Komorebi Post– the Institute of Radiology and Nuclear Medicine (IRNUM)- the oldest cancer treatment facility in KP province, estimated receiving 5,000 cancer patients annually. The number raises to about 10,000 to 15,000 cancer cases are reported annually on the whole province.
Dr Yasir from the Oncology Department of Hayatabad Medical Complex in Peshawar said that there were 18 patients admitted in an 18-bed ward at the hospital currently.
“Our hospital is state-run, this is why it receives more patients due to its free treatment, compared to private hospitals that offer a very costly treatment of cancer,”
Muhammad Naeem, 33, travelled from Afghanistan and crossed the border into Pakistan for cancer treatment. Nowadays he lies on a bed in Shaukat Khanum Memorial Cancer Hospital (SKMCH) in Peshawar, the capital of Khyber Pakhtunkhwa province in Pakistan.
“I haven’t even informed my family about the fact that I am undergoing treatment for cancer in a hospital located in the neighboring country,” Naeem told Komorebi Post. He said that a few months ago, he developed pain in his stomach and visited several doctors in his native country Afghanistan and was asked to approach the SKMCH.
He said that cancer carries stigma, this is why he does not inform his relatives back home in Afghanistan about his ongoing cancer treatment.
“I am grateful to government of Pakistan and Shaukat Khanum hospital for the treatment. I am feeling much better now, compared to the past,” he said.
A child named Mahdi, three years and eight months old, accompanied by his father Muhammad Zakarya, was also seen lying on a bed in the facility. Zakarya said that he took his son to a health facility in Afghanistan where he was asked to shift the baby to SKMCH.
“We have been staying in this hospital since January and medical experts have informed us that we have to stay here for another seven or eight months to completely treat cancer of my child,” he added.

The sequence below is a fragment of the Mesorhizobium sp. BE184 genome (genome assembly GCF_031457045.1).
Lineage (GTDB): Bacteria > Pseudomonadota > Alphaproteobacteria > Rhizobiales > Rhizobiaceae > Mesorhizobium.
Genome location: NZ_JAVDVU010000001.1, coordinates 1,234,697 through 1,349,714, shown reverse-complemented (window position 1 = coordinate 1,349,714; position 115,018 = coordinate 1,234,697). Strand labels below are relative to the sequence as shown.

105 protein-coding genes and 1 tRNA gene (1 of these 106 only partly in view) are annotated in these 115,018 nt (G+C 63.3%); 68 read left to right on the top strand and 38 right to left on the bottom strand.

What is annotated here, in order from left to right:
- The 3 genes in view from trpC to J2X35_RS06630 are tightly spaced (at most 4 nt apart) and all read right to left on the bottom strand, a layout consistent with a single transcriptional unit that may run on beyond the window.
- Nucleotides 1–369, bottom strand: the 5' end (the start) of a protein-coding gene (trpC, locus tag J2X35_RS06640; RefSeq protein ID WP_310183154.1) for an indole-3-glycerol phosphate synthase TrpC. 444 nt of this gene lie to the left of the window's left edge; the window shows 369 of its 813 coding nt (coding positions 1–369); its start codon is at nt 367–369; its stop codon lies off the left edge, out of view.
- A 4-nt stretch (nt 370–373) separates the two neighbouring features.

The SKMCH, a health facility set up by Imran Khan – the current prime minister of Pakistan – is run via donations. The Deputy Manager Fundraising at SKMCH, Ajmal Khan, said that the facility receives about 100,000 cancer patients annually.
“We have ‘walking clinics’ where patients are checked without charging them any fee,” he said. “And even if a patient is tested positive, then we meet with his/her and also inquire about his family and financial conditions before giving him fee concession, which can even go up to 75 percent.”
He said that treatment of a patient, whose cancer is in stage-one, can cost up to 1.5 million [Pakistani] rupees while the serious patients beyond the stage-one may cost up to 5 million rupees.
“Smoking, preservatives, additives and other unhygienic elements in foods can be the reasons,” he said, “Even hepatitis can also lead to liver cancer.”
However, he said it is not contagious and people should not be afraid of this. “Almost 20 percent of our cancer patients are from our neighboring country Afghanistan. It remains to be seen [through research] if the bomb blasts and war in Afghanistan is also a reason behind growing cancer cases there.”